To be saved is to be one whose basic bias is toward universal love, which is the opposite of “the world’s” orientation to self. To begin to turn to that new orientation is to enter the process of metanoia.
In their preaching, George Fox and other first Friends sought to direct people, not to belief in or experience of an inner metaphysical essence, but to the dynamic activity of divine revelation in their minds and hearts. Their message remains important today.
In 1 John, the apostle makes the explicit identification of God and agapē — universal love — that can serve as the primary interpretive principle for post-theistic Friends in our reading of both scripture and the Quaker tradition.
[W]ithin us is a relational spirit that “never consents” to selfishness. That holy spirit, which we tend to repress, constantly critiques our attitudes and actions, … wanting to awaken us to the divine power and wisdom waiting in our hearts.
According to the first Friends, “that of God in every one” is not simply something in us that calls us to remember God, nor is it an inherent divine identity ….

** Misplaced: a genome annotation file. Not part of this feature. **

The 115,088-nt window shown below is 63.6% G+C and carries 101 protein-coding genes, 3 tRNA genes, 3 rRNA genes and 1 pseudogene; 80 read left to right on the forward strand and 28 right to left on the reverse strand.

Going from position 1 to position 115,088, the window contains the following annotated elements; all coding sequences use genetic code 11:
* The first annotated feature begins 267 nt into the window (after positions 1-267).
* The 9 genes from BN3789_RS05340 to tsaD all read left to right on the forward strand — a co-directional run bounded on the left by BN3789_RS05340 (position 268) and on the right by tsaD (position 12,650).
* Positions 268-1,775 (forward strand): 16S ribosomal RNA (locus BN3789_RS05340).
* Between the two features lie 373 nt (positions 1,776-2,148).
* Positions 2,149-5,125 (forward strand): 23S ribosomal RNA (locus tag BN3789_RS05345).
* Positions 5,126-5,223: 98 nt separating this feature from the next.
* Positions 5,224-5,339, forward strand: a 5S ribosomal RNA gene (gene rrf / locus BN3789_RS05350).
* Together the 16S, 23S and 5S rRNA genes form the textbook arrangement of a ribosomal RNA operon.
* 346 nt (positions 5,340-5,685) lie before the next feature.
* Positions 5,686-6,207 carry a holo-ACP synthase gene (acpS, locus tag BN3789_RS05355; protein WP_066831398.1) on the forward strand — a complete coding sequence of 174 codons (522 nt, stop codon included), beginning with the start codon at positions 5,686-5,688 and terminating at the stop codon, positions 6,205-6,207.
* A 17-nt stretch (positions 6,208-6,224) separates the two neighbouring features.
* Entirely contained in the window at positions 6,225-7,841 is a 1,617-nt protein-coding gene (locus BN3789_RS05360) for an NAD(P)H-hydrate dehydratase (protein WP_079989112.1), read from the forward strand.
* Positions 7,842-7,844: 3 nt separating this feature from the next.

My concerns about the contemporary liberal Quaker fascination with what is called “spiritual experience,” a fascination I shared earlier in my life, are longstanding.
One criterion determines whether we are worth being saved for God or being thrown on the burning trash heap called Gehenna: did we or did we not help the oppressed? In the end, Jesus says, nothing else matters.
The now opens into the new: in any and every moment, you may see the day dawn and the day star arise in your heart ….
In particular, it seems easy for us to slip into a New Age kind of definition of “that of God” as a divine essence, a divine identity or true nature, in each person — an essence that makes us all One, and that therefore makes us all essentially the same. That’s troubling to me because ….
Quakerism is a religion of the New Covenant, which means that it is religion of the heart — the broken heart. We enter the New Covenant when our heart is changed.